Re: Tutorial how to use Irfanview 4.25 to rotate, shrink, & rename batch photos

Discussion in 'Digital Photography' started by Tim, Apr 6, 2010.

  1. Tim

    Tim Guest

    Elmo wrote:

    > Assumption: You want to automatically rotate, shrink to 100KB, set to
    > 72dpi, strip out the EXIF data, and rename the new emailable files
    > based on the EXIF date & EXIF gps coordinates for all photographs in
    > a Windows folder.


    Why are you setting the resolution to 72 pixels per inch? If they are to be
    emailed and viewed on screen the resolution doesn't matter at all, if they
    are to be printed then 72 ppi is way too low.
    Despite the common misconception, on screen images don't need to have a
    resolution of 72 ppi. The only thing that effects its size and quality on
    screen is its size in pixels. The size can be changed if it's incorporated
    into a web page by a scaling factor, but it's best to make a copy that is
    the correct size (in pixels) to start with, and in either case resolution is
    irrelevant. For on screen images, the resolution only comes in to play when
    the image is displayed in a page based format, like Word or a desktop
    publishing program, where the software makes an inaccurate attempt to show
    the virtual piece of paper at the same physical size as it is in the real
    world.

    --
    Tim
    Tim, Apr 6, 2010
    #1
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  2. Tim

    Ray Fischer Guest

    Tim <> wrote:
    >Elmo wrote:


    >> Assumption: You want to automatically rotate, shrink to 100KB, set to
    >> 72dpi, strip out the EXIF data, and rename the new emailable files
    >> based on the EXIF date & EXIF gps coordinates for all photographs in
    >> a Windows folder.

    >
    >Why are you setting the resolution to 72 pixels per inch? If they are to be
    >emailed and viewed on screen the resolution doesn't matter at all, if they
    >are to be printed then 72 ppi is way too low.


    Does _anything_ pay attention to the DPI setting?

    --
    Ray Fischer
    Ray Fischer, Apr 6, 2010
    #2
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  3. Tim

    Tim Guest

    Elmo wrote:
    > On Tue, 6 Apr 2010 11:02:22 +1000, Tim wrote:
    >
    >>> Assumption: You want to automatically rotate, shrink to 100KB, set
    >>> to 72dpi, strip out the EXIF data, and rename the new emailable
    >>> files

    >> Why are you setting the resolution to 72 pixels per inch? If they
    >> are to be emailed and viewed on screen the resolution doesn't matter
    >> at all

    >
    > Good question!
    >
    > I thought reducing the DPI from whatever it is from the camera down
    > to 72 DPI lowered the file size (in bytes on disk).
    >
    > Can you clarify the relationship of DPI with bytes on disk?
    >
    > Assuming two photographs are exactly the same, except one is 72 DPI
    > and the other is, say, 1,200 DPI, wouldn't one would be vastly larger
    > in file size (bytes on disk) than the other?
    >
    > If the answer is Yes, then that's why I recommend 72DPI for emailed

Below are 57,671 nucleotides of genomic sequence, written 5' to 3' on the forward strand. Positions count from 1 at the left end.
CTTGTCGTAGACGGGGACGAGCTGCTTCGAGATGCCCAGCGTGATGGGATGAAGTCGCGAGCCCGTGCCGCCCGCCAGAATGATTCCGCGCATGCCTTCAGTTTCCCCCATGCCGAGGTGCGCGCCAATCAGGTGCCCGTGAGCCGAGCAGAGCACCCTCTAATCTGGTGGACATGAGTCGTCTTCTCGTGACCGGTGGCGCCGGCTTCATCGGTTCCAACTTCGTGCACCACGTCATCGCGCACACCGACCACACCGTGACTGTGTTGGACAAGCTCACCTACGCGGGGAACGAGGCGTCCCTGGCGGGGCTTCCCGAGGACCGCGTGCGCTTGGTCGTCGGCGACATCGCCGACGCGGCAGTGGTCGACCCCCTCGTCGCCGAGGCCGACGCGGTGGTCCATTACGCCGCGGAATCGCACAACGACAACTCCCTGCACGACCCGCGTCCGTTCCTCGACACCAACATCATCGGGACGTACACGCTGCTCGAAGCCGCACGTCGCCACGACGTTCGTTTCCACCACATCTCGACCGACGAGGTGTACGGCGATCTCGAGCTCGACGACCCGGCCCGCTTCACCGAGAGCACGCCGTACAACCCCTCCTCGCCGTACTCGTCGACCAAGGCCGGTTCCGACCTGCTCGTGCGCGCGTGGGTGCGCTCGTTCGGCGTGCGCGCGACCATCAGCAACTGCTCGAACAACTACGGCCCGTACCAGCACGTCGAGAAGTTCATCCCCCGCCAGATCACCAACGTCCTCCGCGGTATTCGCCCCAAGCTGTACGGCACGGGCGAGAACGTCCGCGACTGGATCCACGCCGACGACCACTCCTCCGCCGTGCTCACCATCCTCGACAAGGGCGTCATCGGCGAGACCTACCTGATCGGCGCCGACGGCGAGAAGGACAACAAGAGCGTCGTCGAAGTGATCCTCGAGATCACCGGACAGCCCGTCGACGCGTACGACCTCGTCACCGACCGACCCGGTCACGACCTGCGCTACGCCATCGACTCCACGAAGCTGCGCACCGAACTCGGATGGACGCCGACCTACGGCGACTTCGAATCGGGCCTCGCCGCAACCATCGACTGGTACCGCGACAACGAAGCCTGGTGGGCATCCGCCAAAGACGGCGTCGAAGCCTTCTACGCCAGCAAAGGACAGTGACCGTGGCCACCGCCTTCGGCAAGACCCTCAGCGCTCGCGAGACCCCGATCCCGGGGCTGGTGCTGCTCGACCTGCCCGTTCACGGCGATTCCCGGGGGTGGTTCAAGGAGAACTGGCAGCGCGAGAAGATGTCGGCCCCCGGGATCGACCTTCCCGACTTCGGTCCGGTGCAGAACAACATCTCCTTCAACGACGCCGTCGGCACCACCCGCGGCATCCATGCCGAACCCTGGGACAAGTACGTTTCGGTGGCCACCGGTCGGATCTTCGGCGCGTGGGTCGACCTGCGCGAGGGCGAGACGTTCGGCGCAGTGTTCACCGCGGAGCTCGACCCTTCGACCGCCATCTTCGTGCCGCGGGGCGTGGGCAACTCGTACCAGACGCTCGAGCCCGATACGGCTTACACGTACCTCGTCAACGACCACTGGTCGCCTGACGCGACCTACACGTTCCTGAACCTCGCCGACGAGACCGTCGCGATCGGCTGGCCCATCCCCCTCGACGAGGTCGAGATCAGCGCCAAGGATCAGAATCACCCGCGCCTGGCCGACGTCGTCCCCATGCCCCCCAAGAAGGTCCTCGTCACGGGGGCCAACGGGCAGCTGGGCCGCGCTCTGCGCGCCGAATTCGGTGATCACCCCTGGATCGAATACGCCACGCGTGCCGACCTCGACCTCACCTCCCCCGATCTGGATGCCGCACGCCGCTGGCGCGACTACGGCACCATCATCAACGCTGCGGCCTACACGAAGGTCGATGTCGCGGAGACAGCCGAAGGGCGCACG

> photos. If the answer is No, then ... you're right ... it's a waste
    > of time to set the DPI in Irfanview Batch Mode.
    >
    > What is the right answer to recommend to batch shrink common photos
    > to be emailed?


    There will be absolutely no difference in file size. The only difference
    will be a few bytes in the file header that read will 72 in one image and
    1200 in the other. The part of the image that contains the image
    information will be identical.
    As an example, here are two images. Both are 800 x 600 pixel JPGs that were
    saved with the same settings for compression, but one has a resolution of 72
    ppi and the other is 1200 ppi. Both have a file size of 95,277 bytes.
    http://www.fileden.com/files/2008/6/28/1979560/Res72.jpg
    http://www.fileden.com/files/2008/6/28/1979560/Res1200.jpg

    Resolution is only applicable to printed images, or applications that show
    your image on a virtual piece of paper. Something like a word processor, a
    desktop publishing application or something with "print preview". This
    doesn't apply to web browsers, email programs, image viewers or image
    editors (in their normal mode).
    If you have an image that is 3600 x 2400 pixels and it has a resolution of
    1200 pixels per inch, it will print at a size of 3 inches by 2 inches. If
    you change the resolution to 600 pixels per inch it will print at a size of
    6 inches by 4 inches. That's all resolution means... a conversion factor
    from "pixels", which have no fixed size, to a physical measurement such as
    inches. It doesn't mean that each pixel contains more information at higher
    resolution. A pixel just contains the colour of one dot. Resolution doesn't
    mean the same as the resolving power of a lens.
    A good page about all of this is http://www.scantips.com/no72dpi.html

    --
    Tim
    Tim, Apr 6, 2010
    #3
  4. Tim

    Paul Furman Guest

    Re: Tutorial how to use Irfanview 4.25 to rotate, shrink, & renamebatch photos

    Tim wrote:
    > Elmo wrote:
    >> Tim wrote:
    >>
    >>> Why are you setting the resolution to 72 pixels per inch? If they
    >>> are to be emailed and viewed on screen the resolution doesn't matter
    >>> at all

    >>
    >> What is the right answer to recommend to batch shrink common photos
    >> to be emailed?

    >
    > Resolution is only applicable to printed images, or applications that show
    > your image on a virtual piece of paper. Something like a word processor, a
    > desktop publishing application or something with "print preview".


    Setting 72 ppi could be useful if people want to print a low res web
    image; that'll cause it to print by default at a size similar to what
    you see on screen, where a 300 ppi setting would come out of the printer